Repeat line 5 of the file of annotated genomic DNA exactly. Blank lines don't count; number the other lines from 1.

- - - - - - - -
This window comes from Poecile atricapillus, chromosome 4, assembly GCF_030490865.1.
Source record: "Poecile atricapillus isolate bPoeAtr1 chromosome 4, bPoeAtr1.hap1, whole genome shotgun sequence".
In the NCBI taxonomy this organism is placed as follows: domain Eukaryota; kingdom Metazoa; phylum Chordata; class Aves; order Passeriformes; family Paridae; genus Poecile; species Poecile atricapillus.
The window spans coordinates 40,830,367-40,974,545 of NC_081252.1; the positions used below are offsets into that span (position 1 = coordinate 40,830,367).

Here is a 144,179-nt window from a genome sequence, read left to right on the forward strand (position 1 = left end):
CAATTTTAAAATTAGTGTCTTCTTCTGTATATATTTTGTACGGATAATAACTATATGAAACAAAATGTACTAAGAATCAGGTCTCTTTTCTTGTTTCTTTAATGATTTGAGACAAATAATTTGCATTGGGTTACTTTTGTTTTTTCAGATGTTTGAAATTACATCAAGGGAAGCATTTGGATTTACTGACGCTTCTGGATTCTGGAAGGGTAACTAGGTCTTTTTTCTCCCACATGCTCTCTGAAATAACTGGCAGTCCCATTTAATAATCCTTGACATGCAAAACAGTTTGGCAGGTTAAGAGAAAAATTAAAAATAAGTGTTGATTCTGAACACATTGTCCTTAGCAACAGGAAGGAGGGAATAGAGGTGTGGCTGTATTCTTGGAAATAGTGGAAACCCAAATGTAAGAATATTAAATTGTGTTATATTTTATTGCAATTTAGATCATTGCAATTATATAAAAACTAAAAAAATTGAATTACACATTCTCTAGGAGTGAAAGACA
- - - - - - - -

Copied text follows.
Here is a 144,179-nt window from a genome sequence, read left to right on the forward strand (position 1 = left end):